We watched two films, both dealing with ambitious utopian plans for the rebuilding of large sections of Newham. One was made in 2008 by the Architecture Crew, a group of young people 13-19 years old, who Fundamental was working with. The other was made in 1948, by the then West Ham Borough’s Architecture and Planning Office, about the plans for rebuilding West Ham after the extensive destruction caused by the 1940-41 air raids.  One of the most striking differences between them, which emerged strongly through the subsequent discussions, was that while the first offered a ‘bottom up’ perspective, and was a critical enquiry by some of the people who’d be most strongly affected by the regeneration, the second was a piece of ‘top down’ propaganda, representing an ‘experts know best’ position. A lively debate broke out about the extent to which things had or had not changed in this respect since the post-war era. Some argued that while lip service is paid to community consultation, the ‘community’ has very little actual impact on the plans that are carried out. Nick Edwards, the director of Fundamental, and the young people who came along to the workshop, gave a nuanced sense of the particular ways in which people could have an impact on plans (though it was clear that to do this involved a considerable sustained effort over a long period of time.)

Another topic that kept cropping up was mobility. On the one hand, as one participant pointed out, East London has always been a place people move on from when they had the means to do so. Others wondered though whether that may now change – with the regeneration around the Olympics, East London had the potential now to be a place where people would want to stay, or come back to. But the new transport infrastructure, and the increased opportunities to move around, (including Birkbeck’s own courses, such as the Cert HE Understanding Visual Arts, that bring students out to East London and into Bloomsbury) mean that East London is now more connected than ever to the world beyond it. The parts of East London that had been very separate from each other, with some people never venturing much beyond their immediate neighbourhoods, had become more interconnected as well. The homogeneity and static, inward looking quality of the post-war estates (seen as the height of modernity in the 1948 film) were being directly challenged by the latest wave of regeneration.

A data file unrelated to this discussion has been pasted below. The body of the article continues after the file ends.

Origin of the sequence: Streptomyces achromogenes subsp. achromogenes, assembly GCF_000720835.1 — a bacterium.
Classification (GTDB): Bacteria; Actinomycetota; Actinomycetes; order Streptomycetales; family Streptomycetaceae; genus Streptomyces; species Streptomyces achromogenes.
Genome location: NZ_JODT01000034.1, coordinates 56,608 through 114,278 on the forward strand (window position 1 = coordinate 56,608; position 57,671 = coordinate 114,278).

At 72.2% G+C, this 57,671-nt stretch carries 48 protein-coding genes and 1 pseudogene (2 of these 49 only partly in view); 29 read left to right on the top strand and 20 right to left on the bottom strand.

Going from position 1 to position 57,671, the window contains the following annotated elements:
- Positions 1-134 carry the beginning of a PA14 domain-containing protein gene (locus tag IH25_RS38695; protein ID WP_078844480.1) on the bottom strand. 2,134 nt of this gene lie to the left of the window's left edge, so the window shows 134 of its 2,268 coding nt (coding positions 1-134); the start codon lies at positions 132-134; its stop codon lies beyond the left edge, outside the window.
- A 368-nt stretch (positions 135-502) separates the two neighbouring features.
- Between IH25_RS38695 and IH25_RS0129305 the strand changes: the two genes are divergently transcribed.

An extra unexpected treat at lunchtime – enthusiastically taken up by all the workshop participants, despite the cold – was a tour around the Grade One listed 18th century House Mill. History in East London doesn’t begin with the Blitz!